Last week, after the curtain came down on Russian Ballet Theatre's production of "Swan Lake" in Charlotte, N.C., the multinational company was hit with the news that Russia had invaded Ukraine.

It was a devastating development for the troupe's 42 dancers, who hail from nine countries, including Ukraine, Belarus, Russia, Poland and Armenia.

"All of our dancers were on their phones with the loved ones, crying and figuring out how to get their families out," said Gulya Hartwick, the company's co-producer. "It's very, very scary, and not just for those who are from Ukraine. It's all of our cast and crew. The countries are so close to each other, and everyone has loved ones in Ukraine. That's our reality right now, and it's very, very tough to keep dancing with tears in their eyes."

The U.S.-based enterprise began in 2015, and its repertory includes "The Nutcracker" and "Cinderella." The current production of "Swan Lake," which is presented by the entertainment company Voice Art Group based in New York City, dates to 2019.

The ballet company operates in a manner similar to a touring Broadway production, with producers hiring a choreographer, designers and technical staff, then holding auditions for dancers.

As of last week, having "Russian" in the title of a touring company could be viewed as a public relations detriment, but Hartwick is quick to point out that in this instance, the word refers to a cherished, centuries-old classical dance tradition.

"I would say that the majority of people we talk to can separate between politics and the ballet technique and the art," she said. "To those who don't, or who start to say offensive things before they look into anything at all about the company and its message, then we explain. In most cases, we get apologies and words of support."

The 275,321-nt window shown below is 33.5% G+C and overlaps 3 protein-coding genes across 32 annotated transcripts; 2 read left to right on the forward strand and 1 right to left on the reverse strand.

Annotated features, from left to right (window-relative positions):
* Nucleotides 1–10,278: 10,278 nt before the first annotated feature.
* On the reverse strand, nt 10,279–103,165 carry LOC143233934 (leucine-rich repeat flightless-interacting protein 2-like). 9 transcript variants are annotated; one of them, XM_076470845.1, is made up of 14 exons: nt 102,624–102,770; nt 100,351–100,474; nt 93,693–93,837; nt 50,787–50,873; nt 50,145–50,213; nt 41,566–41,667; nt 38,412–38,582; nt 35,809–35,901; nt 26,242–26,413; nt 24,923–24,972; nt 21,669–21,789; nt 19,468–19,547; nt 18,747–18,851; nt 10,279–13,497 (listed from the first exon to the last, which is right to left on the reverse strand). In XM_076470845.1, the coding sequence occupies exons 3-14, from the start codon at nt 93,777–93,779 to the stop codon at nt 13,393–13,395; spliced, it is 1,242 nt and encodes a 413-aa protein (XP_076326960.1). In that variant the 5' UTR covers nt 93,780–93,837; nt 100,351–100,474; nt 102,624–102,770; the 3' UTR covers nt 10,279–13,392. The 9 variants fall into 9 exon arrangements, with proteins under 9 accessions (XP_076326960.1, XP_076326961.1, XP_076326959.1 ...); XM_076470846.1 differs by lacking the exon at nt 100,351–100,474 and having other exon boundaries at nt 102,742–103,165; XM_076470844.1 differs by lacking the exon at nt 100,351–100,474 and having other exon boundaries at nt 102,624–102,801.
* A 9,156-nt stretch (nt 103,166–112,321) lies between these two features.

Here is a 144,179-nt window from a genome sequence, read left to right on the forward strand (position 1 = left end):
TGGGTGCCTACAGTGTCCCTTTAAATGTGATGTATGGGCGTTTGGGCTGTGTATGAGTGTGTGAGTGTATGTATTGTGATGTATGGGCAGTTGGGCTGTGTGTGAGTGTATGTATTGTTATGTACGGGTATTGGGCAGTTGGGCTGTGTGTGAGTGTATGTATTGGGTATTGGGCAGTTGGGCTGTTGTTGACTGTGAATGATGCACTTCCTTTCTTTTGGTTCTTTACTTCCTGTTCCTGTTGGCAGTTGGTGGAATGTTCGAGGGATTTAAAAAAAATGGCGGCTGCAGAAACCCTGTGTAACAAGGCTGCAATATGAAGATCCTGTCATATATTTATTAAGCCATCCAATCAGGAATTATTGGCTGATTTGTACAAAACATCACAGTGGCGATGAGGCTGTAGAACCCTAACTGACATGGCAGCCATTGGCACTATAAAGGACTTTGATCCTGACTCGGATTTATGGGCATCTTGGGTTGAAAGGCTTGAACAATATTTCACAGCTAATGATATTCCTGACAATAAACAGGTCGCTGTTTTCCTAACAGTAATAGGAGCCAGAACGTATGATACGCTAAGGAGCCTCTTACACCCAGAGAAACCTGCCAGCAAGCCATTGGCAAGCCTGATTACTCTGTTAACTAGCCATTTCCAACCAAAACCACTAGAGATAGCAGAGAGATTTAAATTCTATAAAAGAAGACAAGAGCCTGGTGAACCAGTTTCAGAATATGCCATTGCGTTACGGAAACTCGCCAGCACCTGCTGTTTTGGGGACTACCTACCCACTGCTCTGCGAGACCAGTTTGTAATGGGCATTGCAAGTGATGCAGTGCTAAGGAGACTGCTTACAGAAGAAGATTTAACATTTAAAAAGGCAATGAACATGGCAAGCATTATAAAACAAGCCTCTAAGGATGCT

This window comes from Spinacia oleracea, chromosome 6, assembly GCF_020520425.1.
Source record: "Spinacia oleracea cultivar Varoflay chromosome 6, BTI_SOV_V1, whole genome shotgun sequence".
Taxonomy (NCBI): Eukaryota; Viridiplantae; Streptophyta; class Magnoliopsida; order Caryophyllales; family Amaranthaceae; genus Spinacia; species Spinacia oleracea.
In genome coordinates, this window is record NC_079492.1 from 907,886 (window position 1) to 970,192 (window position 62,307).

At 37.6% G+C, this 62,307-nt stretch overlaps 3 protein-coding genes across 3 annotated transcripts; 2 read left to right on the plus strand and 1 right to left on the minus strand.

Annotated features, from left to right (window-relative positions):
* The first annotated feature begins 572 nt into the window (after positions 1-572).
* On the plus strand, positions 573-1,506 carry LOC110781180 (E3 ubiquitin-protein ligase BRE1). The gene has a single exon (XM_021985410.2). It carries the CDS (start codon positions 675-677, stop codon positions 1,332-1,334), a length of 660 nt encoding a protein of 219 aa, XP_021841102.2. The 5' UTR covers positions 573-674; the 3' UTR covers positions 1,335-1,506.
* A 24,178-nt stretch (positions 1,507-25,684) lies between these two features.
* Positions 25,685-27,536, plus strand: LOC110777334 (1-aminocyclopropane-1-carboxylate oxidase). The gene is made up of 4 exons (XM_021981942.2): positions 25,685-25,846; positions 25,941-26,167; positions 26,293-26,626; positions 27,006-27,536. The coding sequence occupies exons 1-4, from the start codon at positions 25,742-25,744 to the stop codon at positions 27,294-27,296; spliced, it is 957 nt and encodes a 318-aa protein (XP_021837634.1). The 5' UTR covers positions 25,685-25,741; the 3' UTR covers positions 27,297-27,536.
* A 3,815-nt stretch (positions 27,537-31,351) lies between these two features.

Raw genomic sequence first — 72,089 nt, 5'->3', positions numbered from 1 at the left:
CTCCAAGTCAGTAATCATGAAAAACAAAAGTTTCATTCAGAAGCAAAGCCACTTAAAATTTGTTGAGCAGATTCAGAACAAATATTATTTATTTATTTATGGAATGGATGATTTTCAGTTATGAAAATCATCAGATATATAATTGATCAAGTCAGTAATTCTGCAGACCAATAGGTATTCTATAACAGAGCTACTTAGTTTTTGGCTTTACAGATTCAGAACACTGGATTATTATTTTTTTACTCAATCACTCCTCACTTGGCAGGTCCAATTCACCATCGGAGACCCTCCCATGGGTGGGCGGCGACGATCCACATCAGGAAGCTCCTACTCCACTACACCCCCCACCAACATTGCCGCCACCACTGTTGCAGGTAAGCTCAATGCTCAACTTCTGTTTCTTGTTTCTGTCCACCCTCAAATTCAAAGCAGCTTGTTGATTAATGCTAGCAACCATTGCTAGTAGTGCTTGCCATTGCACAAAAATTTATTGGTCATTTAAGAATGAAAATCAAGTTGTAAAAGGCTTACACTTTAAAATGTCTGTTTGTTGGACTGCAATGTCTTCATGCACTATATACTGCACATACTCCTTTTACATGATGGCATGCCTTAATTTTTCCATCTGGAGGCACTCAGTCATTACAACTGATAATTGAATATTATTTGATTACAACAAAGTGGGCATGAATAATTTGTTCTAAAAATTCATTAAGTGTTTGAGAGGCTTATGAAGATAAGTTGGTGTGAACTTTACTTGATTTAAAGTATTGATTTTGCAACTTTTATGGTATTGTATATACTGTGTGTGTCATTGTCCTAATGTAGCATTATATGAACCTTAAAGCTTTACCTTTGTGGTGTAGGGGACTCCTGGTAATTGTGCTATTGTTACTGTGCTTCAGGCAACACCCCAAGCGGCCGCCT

In south Minneapolis, a cultural institution with "Russian" in its name is promoting a similar message: "The Museum of Russian Art stands with the people of Ukraine and urges Russia to cease hostilities immediately and withdraw" appears on the museum's Instagram account and website.

Russian Ballet's tour began Feb. 9 in Connecticut, with "Swan Lake" hopscotching to a different city every day, performing six nights a week. Before Friday's engagement at the State Theatre in downtown Minneapolis, "Swan Lake" will have flashed across stages in Davenport and Dubuque, Iowa, and Eau Claire, Wis.

The tour ends in San Diego on April 9. What happens then?

"We don't know, we don't know," said Hartwick. "We keep talking about it with the dancers. They don't know how they will be able to get back, or where they will be able to get back."

The company's collective mood is understandably tense.

"Everyone is scared, and mad, and sad," said Hartwick. "They're trying to get it together and perform their best, but it's hard. And that's not even mentioning how hard 'Swan Lake' is. It's technically very challenging, and now there is this emotional side to this that no one could have expected. No one wants war."

Since the invasion, ticket holders entering auditoriums where RBT is performing have been greeted with a message emblazoned across the curtain: "We Dance for Peace."

"And that's what we'll keep doing," said Hartwick. "We're carrying on with this mission of unity. We are living proof that nations can come together and create something beautiful instead of destroying it."